Improved diet is a crucial first step. In TCM organs are considered to create emotional, physical and spiritual reality. If you don’t give them what they need, your life will unfold accordingly. On a basic level food creates life and the more intelligence you apply to your diet, the more effectively you prepare the ground for emotional, physical and spiritual wellbeing. Once your organs are able to produce positive emotions and states without the use of drugs, then slowly reduce marijuana intake. To get off drugs you need to control the drug. If the drug is in control, it is going to be very hard to stop. To control the drug though there needs to be a reserve of strength and will-power – the very qualities that drug use progressively erodes – and this comes through a healthy lifestyle. In Traditional Chinese medicine it is said ‘don’t look for a cure but find your centre instead’. By improving your organ condition you will naturally find that centre. Drug use can then be addressed rationally rather than reactively.
Finding your centre often involves making change which is demanding enough without having to give up marijuana as well. In many cases it is more effective to implement changes in your life and form new ‘good’ habits while using the dope as a reward for perseverance. This approach makes the side-effects of quitting more manageable too. The most debilitating symptom experienced by people who take the cold-turkey approach is weeks of ongoing insomnia. Tossing and turning night after night is unpleasant enough, but when it is followed by days feeling frustrated and exhausted it quickly becomes unbearable. You will naturally want to take the drug again to make it all stop. However, if you focus on improving organ condition first through the methods described above plus Chinese herbs and acupuncture, the insomnia can be alleviated. As can the cravings – another debilitating side-effect. Many rehab centres offer sweets to control cravings. From a TCM perspective treating an imbalance with highly-processed sugar products will worsen the situation. Sugar harms the Spleen (the organ associated with cravings) making recovery much more difficult. Strengthening the Spleen first reduces cravings from within, as opposed to relying on a substance which creates further imbalances.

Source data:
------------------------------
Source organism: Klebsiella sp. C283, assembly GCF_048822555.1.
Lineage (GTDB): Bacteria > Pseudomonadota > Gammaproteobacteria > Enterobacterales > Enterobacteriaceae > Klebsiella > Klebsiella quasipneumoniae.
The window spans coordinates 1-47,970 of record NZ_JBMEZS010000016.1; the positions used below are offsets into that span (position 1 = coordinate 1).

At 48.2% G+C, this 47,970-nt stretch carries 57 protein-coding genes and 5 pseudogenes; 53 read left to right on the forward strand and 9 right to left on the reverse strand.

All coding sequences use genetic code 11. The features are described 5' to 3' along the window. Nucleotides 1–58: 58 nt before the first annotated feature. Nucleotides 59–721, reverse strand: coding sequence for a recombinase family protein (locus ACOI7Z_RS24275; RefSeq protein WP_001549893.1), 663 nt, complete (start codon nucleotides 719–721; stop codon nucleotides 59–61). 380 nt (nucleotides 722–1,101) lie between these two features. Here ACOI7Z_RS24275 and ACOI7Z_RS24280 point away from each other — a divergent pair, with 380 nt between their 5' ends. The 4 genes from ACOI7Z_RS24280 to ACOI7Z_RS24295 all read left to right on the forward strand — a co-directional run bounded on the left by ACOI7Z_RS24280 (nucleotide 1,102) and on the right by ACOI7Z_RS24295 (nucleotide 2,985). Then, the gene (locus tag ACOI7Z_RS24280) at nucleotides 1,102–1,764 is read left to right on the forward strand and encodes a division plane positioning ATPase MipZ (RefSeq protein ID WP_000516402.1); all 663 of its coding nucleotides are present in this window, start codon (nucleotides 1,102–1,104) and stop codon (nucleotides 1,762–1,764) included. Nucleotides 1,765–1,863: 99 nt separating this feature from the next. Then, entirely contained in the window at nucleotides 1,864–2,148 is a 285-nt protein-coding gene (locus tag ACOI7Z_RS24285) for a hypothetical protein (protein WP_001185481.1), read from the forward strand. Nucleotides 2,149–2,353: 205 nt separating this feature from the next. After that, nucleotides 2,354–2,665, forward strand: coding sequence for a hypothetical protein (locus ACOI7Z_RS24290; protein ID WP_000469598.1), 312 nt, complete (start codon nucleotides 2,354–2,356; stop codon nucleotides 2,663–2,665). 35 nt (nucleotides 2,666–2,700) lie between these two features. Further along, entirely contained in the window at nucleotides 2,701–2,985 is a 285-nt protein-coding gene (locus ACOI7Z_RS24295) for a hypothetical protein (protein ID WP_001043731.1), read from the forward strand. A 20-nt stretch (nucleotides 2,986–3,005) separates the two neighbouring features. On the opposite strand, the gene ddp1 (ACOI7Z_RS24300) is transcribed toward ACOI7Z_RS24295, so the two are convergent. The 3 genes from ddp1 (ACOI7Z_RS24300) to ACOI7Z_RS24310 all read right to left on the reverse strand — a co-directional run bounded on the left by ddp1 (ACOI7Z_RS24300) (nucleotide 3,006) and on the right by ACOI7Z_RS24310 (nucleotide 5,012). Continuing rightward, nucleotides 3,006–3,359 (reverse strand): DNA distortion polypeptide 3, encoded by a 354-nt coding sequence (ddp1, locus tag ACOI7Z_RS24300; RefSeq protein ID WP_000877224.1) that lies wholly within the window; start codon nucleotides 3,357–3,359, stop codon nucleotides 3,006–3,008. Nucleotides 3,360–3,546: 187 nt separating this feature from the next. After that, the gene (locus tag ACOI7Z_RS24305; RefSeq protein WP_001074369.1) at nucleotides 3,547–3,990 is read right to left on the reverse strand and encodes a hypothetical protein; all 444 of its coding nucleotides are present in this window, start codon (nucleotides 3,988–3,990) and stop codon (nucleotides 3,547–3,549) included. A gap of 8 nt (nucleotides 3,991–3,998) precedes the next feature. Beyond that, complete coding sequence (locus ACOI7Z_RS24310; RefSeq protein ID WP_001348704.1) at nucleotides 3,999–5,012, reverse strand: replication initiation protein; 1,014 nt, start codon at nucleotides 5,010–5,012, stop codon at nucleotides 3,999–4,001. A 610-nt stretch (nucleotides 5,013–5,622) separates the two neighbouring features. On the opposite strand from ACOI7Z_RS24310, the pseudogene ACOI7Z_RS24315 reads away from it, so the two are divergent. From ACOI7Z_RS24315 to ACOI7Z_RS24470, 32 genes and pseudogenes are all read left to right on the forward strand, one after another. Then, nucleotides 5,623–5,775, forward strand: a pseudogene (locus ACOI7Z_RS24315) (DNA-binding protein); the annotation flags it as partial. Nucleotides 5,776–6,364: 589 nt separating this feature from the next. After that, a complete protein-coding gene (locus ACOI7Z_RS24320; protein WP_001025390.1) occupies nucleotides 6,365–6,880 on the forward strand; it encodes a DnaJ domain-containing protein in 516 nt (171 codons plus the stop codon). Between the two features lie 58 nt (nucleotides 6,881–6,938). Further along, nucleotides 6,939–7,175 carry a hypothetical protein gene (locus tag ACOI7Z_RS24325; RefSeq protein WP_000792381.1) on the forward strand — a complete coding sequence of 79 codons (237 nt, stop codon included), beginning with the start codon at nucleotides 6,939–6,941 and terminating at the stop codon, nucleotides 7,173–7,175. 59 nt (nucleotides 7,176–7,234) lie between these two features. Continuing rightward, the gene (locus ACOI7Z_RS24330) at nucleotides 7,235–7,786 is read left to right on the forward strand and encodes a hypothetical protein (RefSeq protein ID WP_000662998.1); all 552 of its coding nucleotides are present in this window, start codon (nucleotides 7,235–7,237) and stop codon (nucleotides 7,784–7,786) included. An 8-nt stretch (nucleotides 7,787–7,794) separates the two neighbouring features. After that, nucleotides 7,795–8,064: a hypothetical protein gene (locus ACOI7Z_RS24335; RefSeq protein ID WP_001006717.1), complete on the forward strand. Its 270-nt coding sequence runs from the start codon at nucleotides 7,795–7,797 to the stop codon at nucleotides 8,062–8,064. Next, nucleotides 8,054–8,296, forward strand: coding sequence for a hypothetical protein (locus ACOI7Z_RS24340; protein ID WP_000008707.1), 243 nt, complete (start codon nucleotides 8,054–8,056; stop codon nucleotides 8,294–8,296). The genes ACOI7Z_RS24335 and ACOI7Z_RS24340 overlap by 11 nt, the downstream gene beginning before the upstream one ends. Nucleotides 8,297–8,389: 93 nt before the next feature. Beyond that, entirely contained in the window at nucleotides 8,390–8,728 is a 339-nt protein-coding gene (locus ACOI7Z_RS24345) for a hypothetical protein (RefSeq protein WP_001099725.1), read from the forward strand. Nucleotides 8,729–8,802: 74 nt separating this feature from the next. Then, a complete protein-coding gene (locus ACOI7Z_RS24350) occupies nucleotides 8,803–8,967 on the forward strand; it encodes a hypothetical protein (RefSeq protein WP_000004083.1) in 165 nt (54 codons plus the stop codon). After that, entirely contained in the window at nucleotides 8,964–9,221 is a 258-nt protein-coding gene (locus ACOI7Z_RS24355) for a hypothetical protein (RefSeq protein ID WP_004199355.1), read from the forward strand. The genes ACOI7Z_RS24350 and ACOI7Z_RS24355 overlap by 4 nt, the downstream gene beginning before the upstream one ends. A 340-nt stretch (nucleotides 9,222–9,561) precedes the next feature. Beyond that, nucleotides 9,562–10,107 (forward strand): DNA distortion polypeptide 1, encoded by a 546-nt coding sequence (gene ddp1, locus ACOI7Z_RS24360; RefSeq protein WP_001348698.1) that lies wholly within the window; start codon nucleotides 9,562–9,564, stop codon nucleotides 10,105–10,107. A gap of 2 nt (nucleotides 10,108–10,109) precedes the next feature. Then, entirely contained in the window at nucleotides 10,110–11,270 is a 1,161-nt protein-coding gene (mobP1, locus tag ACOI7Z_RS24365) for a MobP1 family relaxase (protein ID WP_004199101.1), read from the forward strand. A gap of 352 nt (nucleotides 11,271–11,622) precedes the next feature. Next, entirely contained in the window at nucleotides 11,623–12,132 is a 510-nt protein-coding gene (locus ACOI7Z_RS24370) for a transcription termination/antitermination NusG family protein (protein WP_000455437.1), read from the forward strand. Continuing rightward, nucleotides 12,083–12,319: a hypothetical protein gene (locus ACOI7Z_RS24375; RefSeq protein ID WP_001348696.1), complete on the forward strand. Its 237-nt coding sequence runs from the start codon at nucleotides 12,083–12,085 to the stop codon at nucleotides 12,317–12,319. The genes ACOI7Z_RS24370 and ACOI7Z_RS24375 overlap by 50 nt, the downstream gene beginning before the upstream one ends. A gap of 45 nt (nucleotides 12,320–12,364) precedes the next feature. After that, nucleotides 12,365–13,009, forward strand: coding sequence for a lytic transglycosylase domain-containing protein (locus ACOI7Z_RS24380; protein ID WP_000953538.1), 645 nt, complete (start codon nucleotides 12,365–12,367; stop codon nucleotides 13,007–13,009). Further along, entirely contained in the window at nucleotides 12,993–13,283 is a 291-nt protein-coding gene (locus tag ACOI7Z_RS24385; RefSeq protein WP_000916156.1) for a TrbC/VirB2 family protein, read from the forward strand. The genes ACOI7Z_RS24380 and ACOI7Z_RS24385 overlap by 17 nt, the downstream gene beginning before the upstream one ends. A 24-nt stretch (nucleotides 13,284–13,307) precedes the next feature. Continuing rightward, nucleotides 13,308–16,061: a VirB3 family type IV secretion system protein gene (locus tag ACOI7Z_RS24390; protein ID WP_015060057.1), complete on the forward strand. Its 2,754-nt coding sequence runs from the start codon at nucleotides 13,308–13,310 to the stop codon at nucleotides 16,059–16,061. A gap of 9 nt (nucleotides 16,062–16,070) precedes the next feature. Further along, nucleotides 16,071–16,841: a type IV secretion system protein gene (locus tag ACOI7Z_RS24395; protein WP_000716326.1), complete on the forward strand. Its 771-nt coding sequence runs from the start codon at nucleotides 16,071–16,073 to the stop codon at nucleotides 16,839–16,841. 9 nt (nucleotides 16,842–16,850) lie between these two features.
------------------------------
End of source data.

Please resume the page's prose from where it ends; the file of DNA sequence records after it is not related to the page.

My philosophy is to work with drugs rather than working against drugs. I believe that everything happens for a reason. If you take drugs there is a reason behind it. I was at an international drugs conference recently and was surprised to find that the old belief that people do drugs to ‘escape’ was still current. As a therapist I believe that reality is harsh and the natural tendency is to ‘escape’ this discomfort. We all do it one way or another. Food addicts turn to chocolate bars, greasy food and salty chips; sex addicts to serial on-line dating and sex with strangers. Wealth and security addicts buy material possessions. Drug users use drugs. Everyone is simply following the impulse to feel nurtured and supported – our natural destiny. It is not productive to judge people for any of these behaviours. In Traditional Chinese medicine nothing is good or bad, hence you are neither good nor bad for doing drugs. However, for every action there is a reaction. Taking drugs is an attempt to gain equilibrium, to make reality more pleasant but in the long term it has the opposite effect. So if you do drugs you need to work with the reaction and seek balance from within by living life in a certain way – the Chinese call it the Tao. A past drug habit can be the first step towards health and happiness because it makes you aware of how you want to feel in life and who you want to be. Without drugs you may not have experienced the state of free-flowing Chi and perfect organ function. Drugs provide a reference point for this, but now its time to make it your reality.
Copyright © Jost Sauer 2006